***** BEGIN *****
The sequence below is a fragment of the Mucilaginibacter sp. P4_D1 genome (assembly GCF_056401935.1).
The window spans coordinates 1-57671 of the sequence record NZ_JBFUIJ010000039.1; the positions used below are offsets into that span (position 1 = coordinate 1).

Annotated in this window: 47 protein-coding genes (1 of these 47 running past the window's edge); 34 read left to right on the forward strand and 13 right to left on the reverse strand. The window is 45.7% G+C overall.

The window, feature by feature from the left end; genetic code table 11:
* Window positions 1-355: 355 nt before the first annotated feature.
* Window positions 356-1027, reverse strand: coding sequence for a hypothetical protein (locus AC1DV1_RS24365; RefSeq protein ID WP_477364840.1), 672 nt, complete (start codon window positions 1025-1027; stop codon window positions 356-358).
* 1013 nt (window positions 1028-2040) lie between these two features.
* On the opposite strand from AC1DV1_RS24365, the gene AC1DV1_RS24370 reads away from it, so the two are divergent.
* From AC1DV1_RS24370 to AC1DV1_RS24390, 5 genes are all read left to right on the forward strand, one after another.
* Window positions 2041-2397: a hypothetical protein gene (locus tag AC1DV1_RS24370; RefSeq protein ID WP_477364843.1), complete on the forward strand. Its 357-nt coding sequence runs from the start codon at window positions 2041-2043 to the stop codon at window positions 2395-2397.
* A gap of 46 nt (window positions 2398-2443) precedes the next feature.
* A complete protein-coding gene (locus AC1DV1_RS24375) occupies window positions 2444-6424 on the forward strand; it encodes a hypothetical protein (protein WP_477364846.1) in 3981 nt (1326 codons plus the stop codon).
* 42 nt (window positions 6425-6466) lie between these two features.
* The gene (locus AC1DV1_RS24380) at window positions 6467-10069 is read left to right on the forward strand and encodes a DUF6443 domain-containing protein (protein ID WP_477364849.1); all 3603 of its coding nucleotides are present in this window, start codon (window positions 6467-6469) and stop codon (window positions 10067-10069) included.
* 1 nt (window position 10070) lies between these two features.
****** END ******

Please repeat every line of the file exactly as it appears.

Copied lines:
The sequence below is a fragment of the Mucilaginibacter sp. P4_D1 genome (assembly GCF_056401935.1).
The window spans coordinates 1-57671 of the sequence record NZ_JBFUIJ010000039.1; the positions used below are offsets into that span (position 1 = coordinate 1).

Annotated in this window: 47 protein-coding genes (1 of these 47 running past the window's edge); 34 read left to right on the forward strand and 13 right to left on the reverse strand. The window is 45.7% G+C overall.

The window, feature by feature from the left end; genetic code table 11:
* Window positions 1-355: 355 nt before the first annotated feature.
* Window positions 356-1027, reverse strand: coding sequence for a hypothetical protein (locus AC1DV1_RS24365; RefSeq protein ID WP_477364840.1), 672 nt, complete (start codon window positions 1025-1027; stop codon window positions 356-358).
* 1013 nt (window positions 1028-2040) lie between these two features.
* On the opposite strand from AC1DV1_RS24365, the gene AC1DV1_RS24370 reads away from it, so the two are divergent.
* From AC1DV1_RS24370 to AC1DV1_RS24390, 5 genes are all read left to right on the forward strand, one after another.
* Window positions 2041-2397: a hypothetical protein gene (locus tag AC1DV1_RS24370; RefSeq protein ID WP_477364843.1), complete on the forward strand. Its 357-nt coding sequence runs from the start codon at window positions 2041-2043 to the stop codon at window positions 2395-2397.
* A gap of 46 nt (window positions 2398-2443) precedes the next feature.
* A complete protein-coding gene (locus AC1DV1_RS24375) occupies window positions 2444-6424 on the forward strand; it encodes a hypothetical protein (protein WP_477364846.1) in 3981 nt (1326 codons plus the stop codon).
* 42 nt (window positions 6425-6466) lie between these two features.
* The gene (locus AC1DV1_RS24380) at window positions 6467-10069 is read left to right on the forward strand and encodes a DUF6443 domain-containing protein (protein ID WP_477364849.1); all 3603 of its coding nucleotides are present in this window, start codon (window positions 6467-6469) and stop codon (window positions 10067-10069) included.
* 1 nt (window position 10070) lies between these two features.